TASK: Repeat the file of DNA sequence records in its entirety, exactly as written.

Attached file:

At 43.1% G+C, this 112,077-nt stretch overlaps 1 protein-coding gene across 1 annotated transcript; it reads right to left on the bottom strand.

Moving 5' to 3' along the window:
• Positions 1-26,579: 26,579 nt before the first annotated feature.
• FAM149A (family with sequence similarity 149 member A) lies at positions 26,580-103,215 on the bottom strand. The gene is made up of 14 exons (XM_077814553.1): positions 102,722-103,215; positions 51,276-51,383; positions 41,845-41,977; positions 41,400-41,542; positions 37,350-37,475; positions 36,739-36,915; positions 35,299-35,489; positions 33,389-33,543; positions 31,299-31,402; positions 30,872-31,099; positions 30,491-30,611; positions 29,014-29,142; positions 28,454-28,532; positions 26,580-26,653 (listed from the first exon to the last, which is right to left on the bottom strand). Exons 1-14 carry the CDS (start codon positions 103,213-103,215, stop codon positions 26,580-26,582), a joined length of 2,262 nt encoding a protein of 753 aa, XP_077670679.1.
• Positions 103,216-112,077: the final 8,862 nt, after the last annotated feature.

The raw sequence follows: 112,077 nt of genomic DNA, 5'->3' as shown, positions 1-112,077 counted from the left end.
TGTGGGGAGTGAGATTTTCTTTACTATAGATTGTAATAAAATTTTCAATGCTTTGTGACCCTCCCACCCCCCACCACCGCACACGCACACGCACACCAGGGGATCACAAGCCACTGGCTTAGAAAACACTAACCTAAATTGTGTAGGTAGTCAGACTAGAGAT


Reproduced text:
At 43.1% G+C, this 112,077-nt stretch overlaps 1 protein-coding gene across 1 annotated transcript; it reads right to left on the bottom strand.

Moving 5' to 3' along the window:
• Positions 1-26,579: 26,579 nt before the first annotated feature.
• FAM149A (family with sequence similarity 149 member A) lies at positions 26,580-103,215 on the bottom strand. The gene is made up of 14 exons (XM_077814553.1): positions 102,722-103,215; positions 51,276-51,383; positions 41,845-41,977; positions 41,400-41,542; positions 37,350-37,475; positions 36,739-36,915; positions 35,299-35,489; positions 33,389-33,543; positions 31,299-31,402; positions 30,872-31,099; positions 30,491-30,611; positions 29,014-29,142; positions 28,454-28,532; positions 26,580-26,653 (listed from the first exon to the last, which is right to left on the bottom strand). Exons 1-14 carry the CDS (start codon positions 103,213-103,215, stop codon positions 26,580-26,582), a joined length of 2,262 nt encoding a protein of 753 aa, XP_077670679.1.
• Positions 103,216-112,077: the final 8,862 nt, after the last annotated feature.

The raw sequence follows: 112,077 nt of genomic DNA, 5'->3' as shown, positions 1-112,077 counted from the left end.
TGTGGGGAGTGAGATTTTCTTTACTATAGATTGTAATAAAATTTTCAATGCTTTGTGACCCTCCCACCCCCCACCACCGCACACGCACACGCACACCAGGGGATCACAAGCCACTGGCTTAGAAAACACTAACCTAAATTGTGTAGGTAGTCAGACTAGAGAT